[Posted February 24, 2009] For the third week in a row, we get three published opinions from the Court of appeals. All three of today’s rulings are in the field of criminal law, and (I’m going to ruin the suspense here) all three end badly for the appellants.

Last year, the Supreme Court ruled, in Glenn v. Commonwealth, that the police could search a backpack found inside a house, after they got the consent of the homeowner to search the house. Today, in Vaughan v. Commonwealth, the Court of Appeals extends that doctrine to a backpack found in the back seat of a car.

Vaughan was a passenger when his driver was pulled over for that sublimely innocuous moving violation, a burned-out tail light. As so often happens, the officer’s workload increased slightly when he discovered that the driver had a suspended license. After writing up the driver for the two traffic violations, the officer delicately asked if there was anything illegal in the car. “Why, no,” the driver replied. “How ‘bout I just check and see?” the officer responded. The driver invited him to do as he pleased. When Vaughan got out of the car, he left a backpack on the seat.

The officer asked who the backpack belonged to. Vaughan said that it was his bag, and “I’ll take responsibility for it.” That’s somewhat ambiguous language, but in today’s analysis, the court rules that the officer reasonably interpreted it to mean that Vaughan would answer for whatever the contents were. Those contents, alas, included cocaine.

The first issue in this case is whether the driver’s consent to the search of the car was sufficient to include consent to search someone else’s backpack. The Glenn ruling last year confirmed that unless the officer has reason to know that the pack doesn’t belong to the person giving the consent, then he has the green light to search it. But how about this situation, where another person claims to own it?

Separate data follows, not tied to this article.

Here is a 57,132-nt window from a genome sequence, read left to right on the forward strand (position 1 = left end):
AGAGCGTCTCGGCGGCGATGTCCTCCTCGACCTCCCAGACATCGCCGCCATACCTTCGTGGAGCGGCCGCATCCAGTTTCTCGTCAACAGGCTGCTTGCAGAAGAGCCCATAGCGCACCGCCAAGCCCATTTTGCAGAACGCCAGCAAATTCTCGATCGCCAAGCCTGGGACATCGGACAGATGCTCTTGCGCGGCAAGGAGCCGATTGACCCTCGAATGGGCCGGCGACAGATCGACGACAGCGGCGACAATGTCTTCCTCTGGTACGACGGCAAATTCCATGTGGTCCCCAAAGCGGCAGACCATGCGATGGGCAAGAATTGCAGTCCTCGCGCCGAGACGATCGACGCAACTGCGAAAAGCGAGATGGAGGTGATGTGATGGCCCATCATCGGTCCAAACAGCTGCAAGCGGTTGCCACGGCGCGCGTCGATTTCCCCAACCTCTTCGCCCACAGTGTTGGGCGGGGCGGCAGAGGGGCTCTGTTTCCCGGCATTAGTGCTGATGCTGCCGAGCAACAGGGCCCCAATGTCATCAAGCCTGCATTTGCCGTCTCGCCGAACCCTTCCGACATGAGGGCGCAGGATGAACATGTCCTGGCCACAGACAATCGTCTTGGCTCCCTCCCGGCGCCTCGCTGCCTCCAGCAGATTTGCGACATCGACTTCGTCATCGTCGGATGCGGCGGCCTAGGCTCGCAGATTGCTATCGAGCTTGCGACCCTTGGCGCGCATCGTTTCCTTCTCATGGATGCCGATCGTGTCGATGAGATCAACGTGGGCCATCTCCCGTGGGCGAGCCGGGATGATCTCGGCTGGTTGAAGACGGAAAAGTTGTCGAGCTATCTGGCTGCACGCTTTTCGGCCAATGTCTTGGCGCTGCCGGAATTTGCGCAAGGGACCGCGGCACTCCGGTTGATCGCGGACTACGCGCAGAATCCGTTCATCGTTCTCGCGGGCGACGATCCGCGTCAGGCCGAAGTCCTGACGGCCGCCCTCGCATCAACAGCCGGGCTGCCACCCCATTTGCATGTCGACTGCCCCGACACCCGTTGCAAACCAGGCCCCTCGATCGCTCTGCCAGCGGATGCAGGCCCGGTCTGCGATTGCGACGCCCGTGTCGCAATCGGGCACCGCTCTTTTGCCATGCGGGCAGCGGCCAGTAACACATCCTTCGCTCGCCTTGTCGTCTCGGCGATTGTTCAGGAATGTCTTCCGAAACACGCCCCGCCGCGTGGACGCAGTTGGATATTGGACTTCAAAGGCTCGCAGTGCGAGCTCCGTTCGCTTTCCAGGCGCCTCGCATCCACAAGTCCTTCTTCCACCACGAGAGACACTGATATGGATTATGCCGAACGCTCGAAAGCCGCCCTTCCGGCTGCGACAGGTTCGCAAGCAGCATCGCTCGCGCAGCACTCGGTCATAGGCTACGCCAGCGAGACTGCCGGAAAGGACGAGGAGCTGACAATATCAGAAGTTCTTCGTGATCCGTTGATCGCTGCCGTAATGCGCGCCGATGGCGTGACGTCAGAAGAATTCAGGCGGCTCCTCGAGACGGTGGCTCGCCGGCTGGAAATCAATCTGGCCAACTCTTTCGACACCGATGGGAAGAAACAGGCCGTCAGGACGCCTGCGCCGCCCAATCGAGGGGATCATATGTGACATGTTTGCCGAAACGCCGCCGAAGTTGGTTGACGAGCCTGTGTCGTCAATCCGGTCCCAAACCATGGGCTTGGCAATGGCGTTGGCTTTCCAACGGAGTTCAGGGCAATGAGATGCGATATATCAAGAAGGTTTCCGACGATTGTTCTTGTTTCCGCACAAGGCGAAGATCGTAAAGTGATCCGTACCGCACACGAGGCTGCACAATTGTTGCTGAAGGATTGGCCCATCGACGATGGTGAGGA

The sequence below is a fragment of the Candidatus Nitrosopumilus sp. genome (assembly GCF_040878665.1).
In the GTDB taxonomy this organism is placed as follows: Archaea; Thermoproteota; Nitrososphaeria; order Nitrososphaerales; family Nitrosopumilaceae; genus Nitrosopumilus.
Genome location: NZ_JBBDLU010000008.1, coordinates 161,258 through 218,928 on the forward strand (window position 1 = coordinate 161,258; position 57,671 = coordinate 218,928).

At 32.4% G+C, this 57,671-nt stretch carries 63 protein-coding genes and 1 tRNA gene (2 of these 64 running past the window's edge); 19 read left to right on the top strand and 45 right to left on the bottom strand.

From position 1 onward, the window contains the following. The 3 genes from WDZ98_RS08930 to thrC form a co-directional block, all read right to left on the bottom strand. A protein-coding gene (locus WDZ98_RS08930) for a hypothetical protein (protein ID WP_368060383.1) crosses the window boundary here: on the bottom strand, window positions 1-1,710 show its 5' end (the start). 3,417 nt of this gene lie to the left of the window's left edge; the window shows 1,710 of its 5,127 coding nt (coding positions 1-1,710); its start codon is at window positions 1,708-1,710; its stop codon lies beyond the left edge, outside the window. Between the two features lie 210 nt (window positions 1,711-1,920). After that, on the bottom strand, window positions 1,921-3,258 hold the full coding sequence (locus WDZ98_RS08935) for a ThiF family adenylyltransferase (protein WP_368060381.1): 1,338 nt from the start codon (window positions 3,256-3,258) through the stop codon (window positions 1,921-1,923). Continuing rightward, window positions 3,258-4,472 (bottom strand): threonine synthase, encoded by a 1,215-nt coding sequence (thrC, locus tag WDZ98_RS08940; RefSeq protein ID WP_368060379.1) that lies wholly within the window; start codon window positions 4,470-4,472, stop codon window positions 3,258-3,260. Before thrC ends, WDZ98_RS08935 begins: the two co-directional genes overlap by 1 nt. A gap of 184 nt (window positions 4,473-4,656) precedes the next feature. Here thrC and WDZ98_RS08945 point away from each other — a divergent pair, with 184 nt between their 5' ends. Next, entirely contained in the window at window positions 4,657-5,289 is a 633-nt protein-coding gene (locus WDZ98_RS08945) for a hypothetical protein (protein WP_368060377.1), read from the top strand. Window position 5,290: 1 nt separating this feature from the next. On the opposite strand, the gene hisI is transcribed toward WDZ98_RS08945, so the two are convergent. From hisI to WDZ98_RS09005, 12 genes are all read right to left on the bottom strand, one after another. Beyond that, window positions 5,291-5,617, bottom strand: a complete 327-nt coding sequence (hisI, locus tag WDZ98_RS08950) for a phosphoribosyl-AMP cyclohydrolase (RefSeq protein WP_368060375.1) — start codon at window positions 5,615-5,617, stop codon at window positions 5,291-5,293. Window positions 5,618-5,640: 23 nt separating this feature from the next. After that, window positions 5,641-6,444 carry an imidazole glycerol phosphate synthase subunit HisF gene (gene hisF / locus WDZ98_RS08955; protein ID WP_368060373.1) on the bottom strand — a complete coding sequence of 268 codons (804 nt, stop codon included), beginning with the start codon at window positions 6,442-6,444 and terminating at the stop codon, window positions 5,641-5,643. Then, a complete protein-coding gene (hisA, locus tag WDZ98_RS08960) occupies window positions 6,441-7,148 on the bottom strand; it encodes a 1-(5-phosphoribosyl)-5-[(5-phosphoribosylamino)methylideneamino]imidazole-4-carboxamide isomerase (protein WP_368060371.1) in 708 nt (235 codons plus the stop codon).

Vaughan ’s defense crumbles because he essentially did nothing while the officer looked through the bag. The Court of Appeals quotes a 2006 US Supreme Court decision that had held that “if the search is otherwise objectively reasonable, a potential objector who raises no objection to the search when he has the opportunity to do so ‘loses out’.” Accordingly, the trial court appropriately denied Vaughan’s motion to suppress, so the conviction is affirmed.

The next case is one of those rulings that’s going to sound like an obvious conclusion, but the appellant’s contention is ingenious enough that it requires a detailed refutation by the court (and a published opinion, so that no one else can try this approach). The case is Ratliff v. Commonwealth, and involves a driver who was under the influence of drugs while behind the wheel.

There’s no question that the gendarmes got the right person; Ratliff was admittedly the person who crossed into oncoming traffic and clipped a motorcycle, seriously injuring two people. State law makes it a felony to cause serious injury by driving while intoxicated, so Ratliff was staring at prison time. But her lawyer noted that intoxicated, as defined in the Alcoholic Beverage laws (Title 4.1 of the Code) doesn’t specifically include being under the influence of drugs; it deals with consumption of alcohol. Ratliff’s blood test showed that she hadn’t been drinking, so her lawyer contended that the statute didn’t apply to her.

No dice, the Court of Appeals holds today. That may be the definition in the ABC laws; but it doesn’t control the interpretation under Title 18.2 (Crimes). And those statutes, read in their entirety, clearly encompass intoxication by drug consumption.